- How unprofessional does posting a logo or product in the avatar make a teaching professional look?
- Why are NOT more golf professionals using Twitter?
- Why are the Golf professionals who are using Twitter not using it to its fullest or effectively?
Most of the answers to these questions deal with how golf professionals are introduced to Twitter and how they are told to use social networking. Many feel their involvement on Twitter is personal and do not understand that when they step out on any of the social network platforms what they do personally and professionally is showcased.
OK, lets take on the monster of Facebook and review the mistakes golf professionals make in this arena. Pull up a chair, we could be here for awhile.
Facebook has to be one of the biggest, if not the only, absurd anomaly on the internet. What makes it so useless in a business sense goes back to it mistakenly being formed only as a College social network. Compound that with the creator being avoid of any practical business experience makes the attempt to make Facebook more than a College social network impossible to do. However, the attempt was made and like everything else on the internet, its monetization was based on its claim to have trillions of eyes captured in one place. Naturally, the business world wanted in…and wanted in to the tune of a large sum of cash.
So, what we have is a huge arena of mixed cultures, age groups, lifestyles and political affiliations all feeling they are on the ultimate stage for personal/professional exposure. In reality this feeling is probably more accurately described as an ‘assumption’ since nothing can validate the true number of REAL LIVE people actively using Facebook. It is the assumption that there are trillions of real live people actively using Facebook ever moment of the day that drives many businesses, including golf professionals, to jumping on Facebook.
The other factor for golf professionals using Facebook is from their residual interests going back before they were professional. Many of the younger golf instructors, and related golf business people, are still feeling Facebook is a place they can hide out and be unprofessional if they choose. This is where FB has changed since what is posted on Facebook is now subject for EVERYONE’s review..even if they are not a friend.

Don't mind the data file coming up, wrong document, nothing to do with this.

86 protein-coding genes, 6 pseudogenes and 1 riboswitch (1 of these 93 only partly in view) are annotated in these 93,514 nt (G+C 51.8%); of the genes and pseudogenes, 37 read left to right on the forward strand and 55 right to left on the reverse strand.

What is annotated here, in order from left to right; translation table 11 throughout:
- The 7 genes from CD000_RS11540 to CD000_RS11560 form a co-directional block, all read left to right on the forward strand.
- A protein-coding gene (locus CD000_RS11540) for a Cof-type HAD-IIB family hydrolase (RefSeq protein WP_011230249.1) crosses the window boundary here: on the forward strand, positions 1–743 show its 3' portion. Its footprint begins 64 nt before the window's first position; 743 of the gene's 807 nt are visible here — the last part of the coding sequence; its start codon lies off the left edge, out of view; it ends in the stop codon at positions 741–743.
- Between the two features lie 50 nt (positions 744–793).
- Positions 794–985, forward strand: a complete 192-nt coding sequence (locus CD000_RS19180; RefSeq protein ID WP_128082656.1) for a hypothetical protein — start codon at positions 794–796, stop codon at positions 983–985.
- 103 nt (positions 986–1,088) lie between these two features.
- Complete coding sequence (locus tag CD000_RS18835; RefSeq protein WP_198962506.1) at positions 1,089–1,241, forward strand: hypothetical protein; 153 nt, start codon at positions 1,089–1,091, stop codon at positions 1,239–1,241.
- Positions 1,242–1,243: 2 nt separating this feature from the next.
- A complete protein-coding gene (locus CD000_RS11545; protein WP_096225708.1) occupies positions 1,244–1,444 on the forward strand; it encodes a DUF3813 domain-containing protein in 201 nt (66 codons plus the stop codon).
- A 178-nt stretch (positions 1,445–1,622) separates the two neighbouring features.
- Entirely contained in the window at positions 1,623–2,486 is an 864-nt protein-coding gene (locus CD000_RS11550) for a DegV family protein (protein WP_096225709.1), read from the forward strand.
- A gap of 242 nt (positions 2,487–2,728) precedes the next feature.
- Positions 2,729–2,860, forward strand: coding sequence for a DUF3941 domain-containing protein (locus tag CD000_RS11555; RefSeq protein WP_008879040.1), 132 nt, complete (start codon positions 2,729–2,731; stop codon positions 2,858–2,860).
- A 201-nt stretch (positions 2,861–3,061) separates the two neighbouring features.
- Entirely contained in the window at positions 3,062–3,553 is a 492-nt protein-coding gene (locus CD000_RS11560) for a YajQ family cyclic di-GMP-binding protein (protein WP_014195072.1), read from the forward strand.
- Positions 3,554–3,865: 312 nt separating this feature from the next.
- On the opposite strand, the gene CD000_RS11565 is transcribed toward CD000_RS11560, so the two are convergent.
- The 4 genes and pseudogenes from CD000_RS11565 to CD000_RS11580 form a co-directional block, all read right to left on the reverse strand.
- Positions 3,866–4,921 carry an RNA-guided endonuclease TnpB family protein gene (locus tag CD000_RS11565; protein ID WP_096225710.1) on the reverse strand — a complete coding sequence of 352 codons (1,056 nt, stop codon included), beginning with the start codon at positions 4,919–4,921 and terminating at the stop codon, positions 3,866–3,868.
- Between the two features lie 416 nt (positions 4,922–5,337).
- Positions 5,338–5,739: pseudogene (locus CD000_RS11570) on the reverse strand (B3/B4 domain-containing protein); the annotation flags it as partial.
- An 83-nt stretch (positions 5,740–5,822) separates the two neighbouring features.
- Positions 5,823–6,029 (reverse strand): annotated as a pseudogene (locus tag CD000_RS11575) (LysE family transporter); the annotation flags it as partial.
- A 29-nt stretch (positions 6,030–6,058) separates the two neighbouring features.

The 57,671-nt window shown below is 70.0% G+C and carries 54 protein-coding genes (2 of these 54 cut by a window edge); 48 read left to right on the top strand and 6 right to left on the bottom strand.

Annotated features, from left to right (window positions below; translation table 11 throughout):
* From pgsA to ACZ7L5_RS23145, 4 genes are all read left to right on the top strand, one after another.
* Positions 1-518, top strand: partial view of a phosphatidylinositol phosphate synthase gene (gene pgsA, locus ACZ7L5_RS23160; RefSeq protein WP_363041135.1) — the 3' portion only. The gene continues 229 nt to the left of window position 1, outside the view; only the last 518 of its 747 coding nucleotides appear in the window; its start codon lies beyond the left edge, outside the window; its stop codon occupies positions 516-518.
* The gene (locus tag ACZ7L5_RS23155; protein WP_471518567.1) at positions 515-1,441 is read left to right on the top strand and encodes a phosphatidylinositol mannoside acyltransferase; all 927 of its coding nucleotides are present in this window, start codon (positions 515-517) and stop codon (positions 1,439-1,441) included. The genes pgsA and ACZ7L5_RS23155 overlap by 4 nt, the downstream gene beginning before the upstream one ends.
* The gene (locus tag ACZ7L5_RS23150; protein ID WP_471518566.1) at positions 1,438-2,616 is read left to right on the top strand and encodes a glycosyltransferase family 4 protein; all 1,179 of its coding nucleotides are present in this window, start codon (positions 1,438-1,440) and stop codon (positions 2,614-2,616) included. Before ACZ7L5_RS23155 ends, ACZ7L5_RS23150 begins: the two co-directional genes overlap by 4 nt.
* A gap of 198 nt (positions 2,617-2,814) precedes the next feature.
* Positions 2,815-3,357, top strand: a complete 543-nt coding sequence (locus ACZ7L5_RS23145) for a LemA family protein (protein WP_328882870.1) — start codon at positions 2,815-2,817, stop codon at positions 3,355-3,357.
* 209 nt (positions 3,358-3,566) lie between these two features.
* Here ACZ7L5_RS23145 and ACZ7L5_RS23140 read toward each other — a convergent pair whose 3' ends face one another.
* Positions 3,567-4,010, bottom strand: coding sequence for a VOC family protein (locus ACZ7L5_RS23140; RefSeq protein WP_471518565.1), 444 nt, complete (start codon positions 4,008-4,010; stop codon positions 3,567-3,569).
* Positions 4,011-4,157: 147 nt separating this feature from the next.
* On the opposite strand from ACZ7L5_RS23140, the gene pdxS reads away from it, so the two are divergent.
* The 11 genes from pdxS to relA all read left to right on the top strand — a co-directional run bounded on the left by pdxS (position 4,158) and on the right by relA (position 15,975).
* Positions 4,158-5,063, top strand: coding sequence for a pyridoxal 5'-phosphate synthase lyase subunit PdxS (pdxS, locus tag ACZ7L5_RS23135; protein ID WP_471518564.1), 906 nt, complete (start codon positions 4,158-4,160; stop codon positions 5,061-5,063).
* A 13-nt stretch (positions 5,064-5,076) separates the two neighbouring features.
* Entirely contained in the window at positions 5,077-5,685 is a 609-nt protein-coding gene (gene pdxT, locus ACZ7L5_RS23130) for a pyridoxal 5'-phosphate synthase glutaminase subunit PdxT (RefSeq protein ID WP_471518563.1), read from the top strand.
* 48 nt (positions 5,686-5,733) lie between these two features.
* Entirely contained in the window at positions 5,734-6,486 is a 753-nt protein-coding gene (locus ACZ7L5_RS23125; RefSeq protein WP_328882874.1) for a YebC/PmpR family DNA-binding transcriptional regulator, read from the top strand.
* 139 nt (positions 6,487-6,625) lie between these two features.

But, back to how the overall golf industry is using Facebook. Again, this insistence of using social networks as a billboard or yellow pages directory is really what is stemming the negative image many golf professional are producing on Facebook. The use of logos, products and other unprofessional looking images are what they want viewers to see is turning consumers totally off and producing a negative image of all of golf including those who are related to golf or just play golf recreationally.
Where to Go!?
Fortunately, the golf professional I have run into are seeing the problem many of their associates are creating and are asking the right questions..like..where do I need to be online and how should I present myself online
As far as social networking goes for golf professionals it seems LinkedIn would help present the professional side of their efforts better than other forms of social networking. Again, this does not mean they should avoid Twitter or Facebook. Actually, they should or need to be on Twitter and Facebook. But they need to be on these platforms using a more effective operational style of social media and not the ‘Check This out’ marketing style that is finally being flushed out as being ineffective.
The golf industry is very fragile right now. Golf facilities are cutting forces and pushing the PGA professionals who managed their businesses on the street creating a huge pool of self employed golf gurus. Most of this part of the golf industry is not familiar with social media and are, in most cases, just adapting to 1990 forms of technology to today’s more consumer driven internet. This puts them behind and in many cases in a position of desperation. As a result they move into the new world of social networking using 1980 marketing skills. These methods do not work and that results in them taking their self promotions by the horns which just makes things worse.
The message here is clear. The Golf Industry as a whole needs to reach outside their circle of ‘good ol boys’ and get help..serious help. And get it before golf is killed off by consumers and businesses lack of interest to the game and related golf service industries. The training golf professionals need is broad and if not done then golf will go back to beyond the Bobby Jones era where only the filthy rich can play…if that is the plan someone has, it is working.
Its getting serious out here in La-La-Land. Someone needs to make it their mission to help the golf industry..Oh, wait!..that is me, so…Let me know how I can help.